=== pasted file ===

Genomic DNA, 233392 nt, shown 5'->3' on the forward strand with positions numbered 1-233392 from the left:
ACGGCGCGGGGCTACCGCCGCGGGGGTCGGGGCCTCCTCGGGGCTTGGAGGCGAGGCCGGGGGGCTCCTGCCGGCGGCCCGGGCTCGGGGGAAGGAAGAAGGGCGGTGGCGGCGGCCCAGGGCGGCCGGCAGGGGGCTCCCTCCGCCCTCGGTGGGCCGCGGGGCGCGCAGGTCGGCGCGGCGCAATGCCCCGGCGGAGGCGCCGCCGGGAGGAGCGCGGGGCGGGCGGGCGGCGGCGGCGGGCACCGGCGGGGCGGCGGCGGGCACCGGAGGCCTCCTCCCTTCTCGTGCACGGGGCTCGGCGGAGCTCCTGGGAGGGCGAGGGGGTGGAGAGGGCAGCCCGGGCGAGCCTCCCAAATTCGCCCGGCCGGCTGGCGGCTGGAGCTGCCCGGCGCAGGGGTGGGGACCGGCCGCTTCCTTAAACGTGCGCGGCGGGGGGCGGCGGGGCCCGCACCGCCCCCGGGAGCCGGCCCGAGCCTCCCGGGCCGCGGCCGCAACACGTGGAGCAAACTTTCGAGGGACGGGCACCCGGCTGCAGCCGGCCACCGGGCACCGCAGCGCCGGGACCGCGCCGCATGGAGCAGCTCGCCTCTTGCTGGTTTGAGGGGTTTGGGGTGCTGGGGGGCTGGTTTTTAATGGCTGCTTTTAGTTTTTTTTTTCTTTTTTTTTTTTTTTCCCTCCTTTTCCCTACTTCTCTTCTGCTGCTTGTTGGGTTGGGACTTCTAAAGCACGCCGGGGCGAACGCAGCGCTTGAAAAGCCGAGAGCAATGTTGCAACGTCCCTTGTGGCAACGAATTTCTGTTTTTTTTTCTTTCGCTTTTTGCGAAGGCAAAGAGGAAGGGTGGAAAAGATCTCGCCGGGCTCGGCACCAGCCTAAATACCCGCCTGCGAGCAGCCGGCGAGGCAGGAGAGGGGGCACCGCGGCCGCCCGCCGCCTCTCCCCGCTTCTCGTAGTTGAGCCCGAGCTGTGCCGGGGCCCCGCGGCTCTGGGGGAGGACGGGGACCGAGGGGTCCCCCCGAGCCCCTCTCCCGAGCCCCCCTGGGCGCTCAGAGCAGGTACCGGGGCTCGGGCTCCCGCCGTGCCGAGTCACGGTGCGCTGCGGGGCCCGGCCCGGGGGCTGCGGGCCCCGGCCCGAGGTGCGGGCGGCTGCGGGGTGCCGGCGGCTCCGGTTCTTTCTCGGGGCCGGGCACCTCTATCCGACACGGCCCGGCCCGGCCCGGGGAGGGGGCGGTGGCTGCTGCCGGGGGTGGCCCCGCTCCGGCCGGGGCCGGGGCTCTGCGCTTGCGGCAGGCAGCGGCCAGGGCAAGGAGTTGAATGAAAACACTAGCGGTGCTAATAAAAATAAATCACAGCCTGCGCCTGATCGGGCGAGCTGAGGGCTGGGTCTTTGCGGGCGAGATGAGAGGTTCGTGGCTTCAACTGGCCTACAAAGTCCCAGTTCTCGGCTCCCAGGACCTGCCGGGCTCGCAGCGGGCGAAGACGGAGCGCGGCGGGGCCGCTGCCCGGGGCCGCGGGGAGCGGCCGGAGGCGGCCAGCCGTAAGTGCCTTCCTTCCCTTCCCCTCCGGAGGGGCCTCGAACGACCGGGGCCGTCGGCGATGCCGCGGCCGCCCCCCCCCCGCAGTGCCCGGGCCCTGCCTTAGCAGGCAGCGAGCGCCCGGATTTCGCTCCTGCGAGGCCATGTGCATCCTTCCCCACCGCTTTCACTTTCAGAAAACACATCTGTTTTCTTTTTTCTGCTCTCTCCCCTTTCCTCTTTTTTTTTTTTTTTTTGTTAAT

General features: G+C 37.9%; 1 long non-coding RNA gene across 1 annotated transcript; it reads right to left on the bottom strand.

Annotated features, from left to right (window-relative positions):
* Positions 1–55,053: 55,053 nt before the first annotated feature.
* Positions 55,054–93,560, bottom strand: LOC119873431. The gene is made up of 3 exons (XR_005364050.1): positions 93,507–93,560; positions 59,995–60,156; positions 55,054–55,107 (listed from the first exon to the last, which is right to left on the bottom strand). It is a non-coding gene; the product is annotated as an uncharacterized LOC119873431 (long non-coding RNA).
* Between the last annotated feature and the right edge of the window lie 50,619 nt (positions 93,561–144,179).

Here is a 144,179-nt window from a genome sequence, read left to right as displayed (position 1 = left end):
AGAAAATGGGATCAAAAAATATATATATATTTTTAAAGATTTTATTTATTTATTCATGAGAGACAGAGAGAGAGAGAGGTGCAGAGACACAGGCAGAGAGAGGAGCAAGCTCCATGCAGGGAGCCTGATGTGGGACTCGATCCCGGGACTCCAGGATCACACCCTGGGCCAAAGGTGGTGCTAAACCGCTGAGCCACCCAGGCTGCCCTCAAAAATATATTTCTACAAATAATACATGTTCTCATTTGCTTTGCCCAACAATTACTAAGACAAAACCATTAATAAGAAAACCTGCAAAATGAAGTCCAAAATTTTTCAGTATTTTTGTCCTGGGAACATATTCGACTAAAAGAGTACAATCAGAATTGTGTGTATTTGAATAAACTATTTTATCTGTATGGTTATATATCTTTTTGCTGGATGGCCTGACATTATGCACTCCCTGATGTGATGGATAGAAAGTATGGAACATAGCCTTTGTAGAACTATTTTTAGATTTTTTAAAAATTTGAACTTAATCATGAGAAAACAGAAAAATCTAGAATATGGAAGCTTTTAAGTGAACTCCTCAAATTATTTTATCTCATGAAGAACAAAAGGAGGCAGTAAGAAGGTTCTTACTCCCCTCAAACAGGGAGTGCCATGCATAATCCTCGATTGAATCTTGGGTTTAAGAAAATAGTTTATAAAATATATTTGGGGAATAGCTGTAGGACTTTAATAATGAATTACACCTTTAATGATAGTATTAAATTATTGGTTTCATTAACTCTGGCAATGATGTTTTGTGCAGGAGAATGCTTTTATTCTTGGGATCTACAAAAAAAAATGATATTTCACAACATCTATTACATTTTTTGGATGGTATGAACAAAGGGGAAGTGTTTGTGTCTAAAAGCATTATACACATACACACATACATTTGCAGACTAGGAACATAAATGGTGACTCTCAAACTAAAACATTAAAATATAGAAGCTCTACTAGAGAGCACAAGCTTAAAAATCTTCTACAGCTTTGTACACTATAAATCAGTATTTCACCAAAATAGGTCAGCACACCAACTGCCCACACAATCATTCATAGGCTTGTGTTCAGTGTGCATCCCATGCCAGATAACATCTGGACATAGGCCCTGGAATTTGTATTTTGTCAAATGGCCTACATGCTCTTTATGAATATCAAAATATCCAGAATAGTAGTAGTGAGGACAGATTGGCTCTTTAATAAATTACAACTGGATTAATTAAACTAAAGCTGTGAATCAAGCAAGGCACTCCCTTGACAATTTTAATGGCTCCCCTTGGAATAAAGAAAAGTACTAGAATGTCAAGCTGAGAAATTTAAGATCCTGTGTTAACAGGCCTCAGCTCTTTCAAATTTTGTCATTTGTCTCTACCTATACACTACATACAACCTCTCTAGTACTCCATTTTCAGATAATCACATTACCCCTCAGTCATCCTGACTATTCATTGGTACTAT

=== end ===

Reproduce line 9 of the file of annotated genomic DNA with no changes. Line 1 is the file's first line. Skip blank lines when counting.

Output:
AGAAAATGGGATCAAAAAATATATATATATTTTTAAAGATTTTATTTATTTATTCATGAGAGACAGAGAGAGAGAGAGGTGCAGAGACACAGGCAGAGAGAGGAGCAAGCTCCATGCAGGGAGCCTGATGTGGGACTCGATCCCGGGACTCCAGGATCACACCCTGGGCCAAAGGTGGTGCTAAACCGCTGAGCCACCCAGGCTGCCCTCAAAAATATATTTCTACAAATAATACATGTTCTCATTTGCTTTGCCCAACAATTACTAAGACAAAACCATTAATAAGAAAACCTGCAAAATGAAGTCCAAAATTTTTCAGTATTTTTGTCCTGGGAACATATTCGACTAAAAGAGTACAATCAGAATTGTGTGTATTTGAATAAACTATTTTATCTGTATGGTTATATATCTTTTTGCTGGATGGCCTGACATTATGCACTCCCTGATGTGATGGATAGAAAGTATGGAACATAGCCTTTGTAGAACTATTTTTAGATTTTTTAAAAATTTGAACTTAATCATGAGAAAACAGAAAAATCTAGAATATGGAAGCTTTTAAGTGAACTCCTCAAATTATTTTATCTCATGAAGAACAAAAGGAGGCAGTAAGAAGGTTCTTACTCCCCTCAAACAGGGAGTGCCATGCATAATCCTCGATTGAATCTTGGGTTTAAGAAAATAGTTTATAAAATATATTTGGGGAATAGCTGTAGGACTTTAATAATGAATTACACCTTTAATGATAGTATTAAATTATTGGTTTCATTAACTCTGGCAATGATGTTTTGTGCAGGAGAATGCTTTTATTCTTGGGATCTACAAAAAAAAATGATATTTCACAACATCTATTACATTTTTTGGATGGTATGAACAAAGGGGAAGTGTTTGTGTCTAAAAGCATTATACACATACACACATACATTTGCAGACTAGGAACATAAATGGTGACTCTCAAACTAAAACATTAAAATATAGAAGCTCTACTAGAGAGCACAAGCTTAAAAATCTTCTACAGCTTTGTACACTATAAATCAGTATTTCACCAAAATAGGTCAGCACACCAACTGCCCACACAATCATTCATAGGCTTGTGTTCAGTGTGCATCCCATGCCAGATAACATCTGGACATAGGCCCTGGAATTTGTATTTTGTCAAATGGCCTACATGCTCTTTATGAATATCAAAATATCCAGAATAGTAGTAGTGAGGACAGATTGGCTCTTTAATAAATTACAACTGGATTAATTAAACTAAAGCTGTGAATCAAGCAAGGCACTCCCTTGACAATTTTAATGGCTCCCCTTGGAATAAAGAAAAGTACTAGAATGTCAAGCTGAGAAATTTAAGATCCTGTGTTAACAGGCCTCAGCTCTTTCAAATTTTGTCATTTGTCTCTACCTATACACTACATACAACCTCTCTAGTACTCCATTTTCAGATAATCACATTACCCCTCAGTCATCCTGACTATTCATTGGTACTAT